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Standard off-roading features aren’t the only things that make SUVs like the Ford Bronco so great. Adventure-seekers also appreciate the extra immersion of the open air as they take on trails. This is why the Jeep Wrangler has had a removable top and doors for years.

Not to be outdone, the Ford Bronco can have either a removable hard or soft roof. Which versions of the SUV have these options?

Which Ford Bronco versions have a removable top standard?

According to Forbes, every two-door Ford Bronco comes with a removable hard-top roof. The four-door models come standard with a soft-top roof, which is retractable and can also be removed.

If you want to add a hard-top to your four-door Bronco, that’s $695 extra. It can be either plastic or painted metal. The retractable soft-top isn’t available for two-door Broncos.

The hard roof is split into three panels for the vehicle’s cabin, rear row, and cabin portions. This allows the rear drivers to have an open-air ride while the cabin stays enclosed or vice versa.

Both models come with removable doors. Since the rearview cameras are attached to the cowl, you don’t have to worry about compromising safety and visibility with the doors off. Ford also made the removal process as easy as possible, and all four panels fit neatly in the Bronco’s trunk. 

However, each of the doors can be potentially too heavy for just one person to lift. Each door panel weighs 48 pounds, according to The Drive. The cabin portion’s panel of the plastic roof weighs 65 pounds, with the rear glass attached.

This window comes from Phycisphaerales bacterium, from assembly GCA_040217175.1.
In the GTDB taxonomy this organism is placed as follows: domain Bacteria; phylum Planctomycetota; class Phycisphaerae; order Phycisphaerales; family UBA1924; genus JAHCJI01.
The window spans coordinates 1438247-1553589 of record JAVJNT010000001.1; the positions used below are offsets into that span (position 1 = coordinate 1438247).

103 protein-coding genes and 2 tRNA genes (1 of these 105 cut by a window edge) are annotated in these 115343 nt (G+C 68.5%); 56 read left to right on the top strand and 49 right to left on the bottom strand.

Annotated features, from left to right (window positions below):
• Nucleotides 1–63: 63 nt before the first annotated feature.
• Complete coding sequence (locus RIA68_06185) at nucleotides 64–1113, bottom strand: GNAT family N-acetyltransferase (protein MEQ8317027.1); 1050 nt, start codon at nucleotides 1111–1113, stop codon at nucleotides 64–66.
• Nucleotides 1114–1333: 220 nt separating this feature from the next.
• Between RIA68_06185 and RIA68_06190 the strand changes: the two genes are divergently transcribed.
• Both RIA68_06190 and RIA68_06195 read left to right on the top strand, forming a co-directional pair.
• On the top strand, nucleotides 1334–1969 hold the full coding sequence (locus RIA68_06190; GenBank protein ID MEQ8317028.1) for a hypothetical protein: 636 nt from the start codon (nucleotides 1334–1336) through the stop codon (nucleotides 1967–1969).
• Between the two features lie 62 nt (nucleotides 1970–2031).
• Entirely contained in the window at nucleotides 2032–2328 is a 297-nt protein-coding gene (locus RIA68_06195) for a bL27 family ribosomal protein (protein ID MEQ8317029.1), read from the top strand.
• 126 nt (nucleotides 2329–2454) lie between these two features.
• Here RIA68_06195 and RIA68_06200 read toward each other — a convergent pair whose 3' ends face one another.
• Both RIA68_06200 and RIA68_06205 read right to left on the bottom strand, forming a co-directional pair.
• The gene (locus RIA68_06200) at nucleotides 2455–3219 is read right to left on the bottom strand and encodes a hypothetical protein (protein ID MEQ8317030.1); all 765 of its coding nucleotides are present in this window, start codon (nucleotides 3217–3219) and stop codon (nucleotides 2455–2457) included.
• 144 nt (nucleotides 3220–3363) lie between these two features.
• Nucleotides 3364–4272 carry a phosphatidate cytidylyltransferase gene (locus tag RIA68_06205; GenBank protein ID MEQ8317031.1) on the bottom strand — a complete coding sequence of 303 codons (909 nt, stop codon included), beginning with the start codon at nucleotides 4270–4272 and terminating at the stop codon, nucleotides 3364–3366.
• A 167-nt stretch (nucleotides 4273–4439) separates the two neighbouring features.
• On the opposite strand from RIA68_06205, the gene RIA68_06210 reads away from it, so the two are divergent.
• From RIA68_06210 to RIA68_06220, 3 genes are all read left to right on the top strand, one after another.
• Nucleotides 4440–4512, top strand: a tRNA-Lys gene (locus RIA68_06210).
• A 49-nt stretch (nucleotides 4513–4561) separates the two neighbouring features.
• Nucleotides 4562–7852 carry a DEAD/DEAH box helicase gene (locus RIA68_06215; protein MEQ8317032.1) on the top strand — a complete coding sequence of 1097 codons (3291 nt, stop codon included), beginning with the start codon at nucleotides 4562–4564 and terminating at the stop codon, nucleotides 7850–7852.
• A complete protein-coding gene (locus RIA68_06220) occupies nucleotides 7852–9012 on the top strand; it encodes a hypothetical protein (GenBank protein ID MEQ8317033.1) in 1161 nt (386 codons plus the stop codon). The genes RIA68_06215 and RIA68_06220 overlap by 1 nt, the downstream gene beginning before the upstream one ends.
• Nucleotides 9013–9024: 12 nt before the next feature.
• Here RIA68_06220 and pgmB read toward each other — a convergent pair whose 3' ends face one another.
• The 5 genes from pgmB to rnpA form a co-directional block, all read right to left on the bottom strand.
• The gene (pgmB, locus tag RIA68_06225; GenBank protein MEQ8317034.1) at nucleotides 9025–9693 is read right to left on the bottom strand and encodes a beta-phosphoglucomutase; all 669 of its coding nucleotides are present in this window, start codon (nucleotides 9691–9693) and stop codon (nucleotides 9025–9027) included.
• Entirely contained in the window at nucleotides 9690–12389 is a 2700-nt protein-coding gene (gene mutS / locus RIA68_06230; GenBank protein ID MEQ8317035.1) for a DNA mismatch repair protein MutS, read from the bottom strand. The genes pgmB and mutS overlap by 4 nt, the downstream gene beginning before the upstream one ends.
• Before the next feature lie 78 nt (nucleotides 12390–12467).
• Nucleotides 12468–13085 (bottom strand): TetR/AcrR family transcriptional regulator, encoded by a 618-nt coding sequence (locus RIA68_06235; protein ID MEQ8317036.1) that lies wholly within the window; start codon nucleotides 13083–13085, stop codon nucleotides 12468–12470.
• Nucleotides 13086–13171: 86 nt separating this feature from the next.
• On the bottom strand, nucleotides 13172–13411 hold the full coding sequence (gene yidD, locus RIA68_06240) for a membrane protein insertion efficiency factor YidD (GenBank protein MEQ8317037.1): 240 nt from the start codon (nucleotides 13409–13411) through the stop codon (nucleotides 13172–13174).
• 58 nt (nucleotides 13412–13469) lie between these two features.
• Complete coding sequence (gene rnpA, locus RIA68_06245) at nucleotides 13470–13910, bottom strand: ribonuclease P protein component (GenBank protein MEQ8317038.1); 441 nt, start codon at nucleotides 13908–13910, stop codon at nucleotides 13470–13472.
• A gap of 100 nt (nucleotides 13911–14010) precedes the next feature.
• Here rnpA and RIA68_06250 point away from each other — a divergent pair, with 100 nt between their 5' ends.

Getting the two-door Ford Bronco is the cheapest way to get a removable hard-top. It has an MSRP of $30,800. With the hard-top premium applied, the four-door Bronco Base costs $35,345.

All about the new Ford Bronco

The full-sized Ford Bronco is available in either a two-door or four-door configuration. The two-door model predictably has a shorter wheelbase, making it easier to maneuver on trails. However, the four-door model is more suitable for families because of its roomier interior.

Regardless of how many doors you want, both come standard with a 2.3-liter 300-hp turbo-four engine. It’s paired with a seven-speed manual transmission and part-time 4WD. 

Full-time 4WD costs are extra. The base powertrain can be substituted for a twin-turbo 2.7-liter V6 with 330 hp on tap and a ten-speed automatic transmission.

30-inch tires wrap around 16-inch wheels, giving the Ford Bronco excellent traction. It’s also aided the G.O.A.T drive mode system, which has options for slippery and sandy terrain. Higher trims give you extra drive modes for rock crawling and muddy terrain.

True off-roading enthusiasts might also find the Sasquatch package worthwhile. This bundle has beefy 35-inch tires, locking differentials on both ends, and Bilstein shocks. Some more expensive trims, like the Bronco Wildtrak, have this equipment standard.

Starting on the Black Diamond trim, you get rubberized floor mats with drain plugs. The Everglades model has a snorkel included, plus a standard hard-top. This trim and the Raptor can only be had in the four-door configuration.

Is the Ford Bronco a good car?

While a removable top is a great selling point, the Ford Bronco has recently run into trouble. There have been several reports of engine failure on low-mileage 2.7-liter V6 engines, which seem to stem from dropped valves. Ford is reportedly aware of the problem and has since committed to modifying the engine.

Due to production delays, the metal hard-top roof has also been notoriously hard to attain. The plastic hard-top is more readily available, but some units were prone to water leakage. 

Ford issued a recall soon after this problem came to light. Other quality control issues about poor finishing and peeling headliners have also been reported. Ford will replace all the roofs on Broncos that have yet to be built, so expect delays if you reserved one.


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